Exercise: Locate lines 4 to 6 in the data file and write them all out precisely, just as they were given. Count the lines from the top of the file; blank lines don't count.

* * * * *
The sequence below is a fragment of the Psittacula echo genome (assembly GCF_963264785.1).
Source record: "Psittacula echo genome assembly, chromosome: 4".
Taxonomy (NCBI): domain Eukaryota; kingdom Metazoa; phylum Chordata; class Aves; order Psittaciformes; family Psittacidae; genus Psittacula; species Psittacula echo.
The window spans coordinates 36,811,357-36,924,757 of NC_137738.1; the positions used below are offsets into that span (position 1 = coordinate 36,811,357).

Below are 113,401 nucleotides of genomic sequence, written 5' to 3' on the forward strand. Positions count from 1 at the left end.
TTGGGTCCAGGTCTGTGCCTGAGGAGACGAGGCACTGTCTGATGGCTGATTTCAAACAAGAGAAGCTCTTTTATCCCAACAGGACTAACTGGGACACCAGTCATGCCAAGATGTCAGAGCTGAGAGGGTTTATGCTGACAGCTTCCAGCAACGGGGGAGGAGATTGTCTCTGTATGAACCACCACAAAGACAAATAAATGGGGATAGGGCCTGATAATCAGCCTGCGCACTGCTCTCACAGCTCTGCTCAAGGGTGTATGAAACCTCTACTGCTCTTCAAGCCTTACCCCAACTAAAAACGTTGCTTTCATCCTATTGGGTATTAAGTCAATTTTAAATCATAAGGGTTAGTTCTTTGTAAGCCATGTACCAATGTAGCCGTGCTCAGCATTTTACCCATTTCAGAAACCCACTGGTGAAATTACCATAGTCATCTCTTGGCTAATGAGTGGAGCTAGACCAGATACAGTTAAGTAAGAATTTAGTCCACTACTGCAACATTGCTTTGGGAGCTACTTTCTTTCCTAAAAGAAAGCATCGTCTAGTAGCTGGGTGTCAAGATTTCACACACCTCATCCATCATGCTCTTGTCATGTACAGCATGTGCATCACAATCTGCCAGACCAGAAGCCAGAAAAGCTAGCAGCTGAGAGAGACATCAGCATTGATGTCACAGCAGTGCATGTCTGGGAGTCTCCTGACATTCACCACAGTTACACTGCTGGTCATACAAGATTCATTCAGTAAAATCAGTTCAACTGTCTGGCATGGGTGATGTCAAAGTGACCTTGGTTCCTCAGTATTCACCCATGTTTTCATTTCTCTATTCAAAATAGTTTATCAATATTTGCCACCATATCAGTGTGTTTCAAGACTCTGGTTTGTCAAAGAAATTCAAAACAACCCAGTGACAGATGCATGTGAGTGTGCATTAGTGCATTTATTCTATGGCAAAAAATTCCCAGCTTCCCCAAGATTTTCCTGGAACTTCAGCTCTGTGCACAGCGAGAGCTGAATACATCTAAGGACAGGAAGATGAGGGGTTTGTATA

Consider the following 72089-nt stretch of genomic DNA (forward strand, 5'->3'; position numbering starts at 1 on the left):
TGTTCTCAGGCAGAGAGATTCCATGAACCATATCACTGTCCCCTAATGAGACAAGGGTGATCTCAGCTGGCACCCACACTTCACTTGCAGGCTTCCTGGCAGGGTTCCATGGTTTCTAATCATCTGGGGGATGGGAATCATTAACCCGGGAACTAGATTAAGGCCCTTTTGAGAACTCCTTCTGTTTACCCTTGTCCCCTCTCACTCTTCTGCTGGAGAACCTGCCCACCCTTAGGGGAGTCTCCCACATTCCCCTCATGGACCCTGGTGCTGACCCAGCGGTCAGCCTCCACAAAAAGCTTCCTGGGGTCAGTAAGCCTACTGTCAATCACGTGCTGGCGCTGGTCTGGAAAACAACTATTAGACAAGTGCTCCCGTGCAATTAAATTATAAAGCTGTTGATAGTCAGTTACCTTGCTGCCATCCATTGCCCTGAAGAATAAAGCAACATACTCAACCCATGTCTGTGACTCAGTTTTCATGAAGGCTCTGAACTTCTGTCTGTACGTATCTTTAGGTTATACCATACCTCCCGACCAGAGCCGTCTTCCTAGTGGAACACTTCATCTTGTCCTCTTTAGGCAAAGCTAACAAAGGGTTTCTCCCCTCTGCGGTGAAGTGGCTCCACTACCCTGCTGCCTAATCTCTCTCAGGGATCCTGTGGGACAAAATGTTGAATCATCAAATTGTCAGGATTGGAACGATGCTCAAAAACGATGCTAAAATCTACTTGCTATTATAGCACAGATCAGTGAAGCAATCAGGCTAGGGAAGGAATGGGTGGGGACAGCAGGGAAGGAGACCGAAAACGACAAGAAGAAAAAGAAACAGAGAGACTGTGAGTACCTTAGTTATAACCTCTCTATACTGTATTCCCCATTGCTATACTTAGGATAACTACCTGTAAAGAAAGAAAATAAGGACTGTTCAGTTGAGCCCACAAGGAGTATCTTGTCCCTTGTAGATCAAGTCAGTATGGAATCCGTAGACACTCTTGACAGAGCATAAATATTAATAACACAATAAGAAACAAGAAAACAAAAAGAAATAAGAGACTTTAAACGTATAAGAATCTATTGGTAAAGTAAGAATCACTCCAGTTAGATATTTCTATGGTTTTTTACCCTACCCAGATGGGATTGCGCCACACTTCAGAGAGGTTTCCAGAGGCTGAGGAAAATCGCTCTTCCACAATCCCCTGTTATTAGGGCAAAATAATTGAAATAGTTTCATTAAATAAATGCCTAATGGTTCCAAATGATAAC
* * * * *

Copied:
The window spans coordinates 36,811,357-36,924,757 of NC_137738.1; the positions used below are offsets into that span (position 1 = coordinate 36,811,357).

Below are 113,401 nucleotides of genomic sequence, written 5' to 3' on the forward strand. Positions count from 1 at the left end.
TTGGGTCCAGGTCTGTGCCTGAGGAGACGAGGCACTGTCTGATGGCTGATTTCAAACAAGAGAAGCTCTTTTATCCCAACAGGACTAACTGGGACACCAGTCATGCCAAGATGTCAGAGCTGAGAGGGTTTATGCTGACAGCTTCCAGCAACGGGGGAGGAGATTGTCTCTGTATGAACCACCACAAAGACAAATAAATGGGGATAGGGCCTGATAATCAGCCTGCGCACTGCTCTCACAGCTCTGCTCAAGGGTGTATGAAACCTCTACTGCTCTTCAAGCCTTACCCCAACTAAAAACGTTGCTTTCATCCTATTGGGTATTAAGTCAATTTTAAATCATAAGGGTTAGTTCTTTGTAAGCCATGTACCAATGTAGCCGTGCTCAGCATTTTACCCATTTCAGAAACCCACTGGTGAAATTACCATAGTCATCTCTTGGCTAATGAGTGGAGCTAGACCAGATACAGTTAAGTAAGAATTTAGTCCACTACTGCAACATTGCTTTGGGAGCTACTTTCTTTCCTAAAAGAAAGCATCGTCTAGTAGCTGGGTGTCAAGATTTCACACACCTCATCCATCATGCTCTTGTCATGTACAGCATGTGCATCACAATCTGCCAGACCAGAAGCCAGAAAAGCTAGCAGCTGAGAGAGACATCAGCATTGATGTCACAGCAGTGCATGTCTGGGAGTCTCCTGACATTCACCACAGTTACACTGCTGGTCATACAAGATTCATTCAGTAAAATCAGTTCAACTGTCTGGCATGGGTGATGTCAAAGTGACCTTGGTTCCTCAGTATTCACCCATGTTTTCATTTCTCTATTCAAAATAGTTTATCAATATTTGCCACCATATCAGTGTGTTTCAAGACTCTGGTTTGTCAAAGAAATTCAAAACAACCCAGTGACAGATGCATGTGAGTGTGCATTAGTGCATTTATTCTATGGCAAAAAATTCCCAGCTTCCCCAAGATTTTCCTGGAACTTCAGCTCTGTGCACAGCGAGAGCTGAATACATCTAAGGACAGGAAGATGAGGGGTTTGTATA